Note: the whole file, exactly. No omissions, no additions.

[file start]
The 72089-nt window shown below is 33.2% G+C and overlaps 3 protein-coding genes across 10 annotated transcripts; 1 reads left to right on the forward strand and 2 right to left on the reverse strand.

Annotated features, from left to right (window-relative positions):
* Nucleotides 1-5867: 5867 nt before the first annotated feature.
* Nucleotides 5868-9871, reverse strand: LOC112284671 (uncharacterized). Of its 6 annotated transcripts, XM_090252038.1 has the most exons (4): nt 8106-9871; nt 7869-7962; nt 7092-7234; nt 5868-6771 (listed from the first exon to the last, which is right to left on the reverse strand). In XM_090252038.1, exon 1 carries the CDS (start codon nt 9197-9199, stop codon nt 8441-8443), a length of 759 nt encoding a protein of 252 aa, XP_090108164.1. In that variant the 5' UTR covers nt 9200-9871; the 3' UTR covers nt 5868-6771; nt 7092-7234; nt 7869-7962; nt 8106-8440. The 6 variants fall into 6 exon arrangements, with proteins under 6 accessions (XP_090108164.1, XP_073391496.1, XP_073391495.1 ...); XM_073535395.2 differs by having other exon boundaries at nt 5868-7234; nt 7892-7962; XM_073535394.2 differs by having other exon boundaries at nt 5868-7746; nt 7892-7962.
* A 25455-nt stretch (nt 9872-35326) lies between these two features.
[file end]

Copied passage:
The 72089-nt window shown below is 33.2% G+C and overlaps 3 protein-coding genes across 10 annotated transcripts; 1 reads left to right on the forward strand and 2 right to left on the reverse strand.

Annotated features, from left to right (window-relative positions):
* Nucleotides 1-5867: 5867 nt before the first annotated feature.
* Nucleotides 5868-9871, reverse strand: LOC112284671 (uncharacterized). Of its 6 annotated transcripts, XM_090252038.1 has the most exons (4): nt 8106-9871; nt 7869-7962; nt 7092-7234; nt 5868-6771 (listed from the first exon to the last, which is right to left on the reverse strand). In XM_090252038.1, exon 1 carries the CDS (start codon nt 9197-9199, stop codon nt 8441-8443), a length of 759 nt encoding a protein of 252 aa, XP_090108164.1. In that variant the 5' UTR covers nt 9200-9871; the 3' UTR covers nt 5868-6771; nt 7092-7234; nt 7869-7962; nt 8106-8440. The 6 variants fall into 6 exon arrangements, with proteins under 6 accessions (XP_090108164.1, XP_073391496.1, XP_073391495.1 ...); XM_073535395.2 differs by having other exon boundaries at nt 5868-7234; nt 7892-7962; XM_073535394.2 differs by having other exon boundaries at nt 5868-7746; nt 7892-7962.
* A 25455-nt stretch (nt 9872-35326) lies between these two features.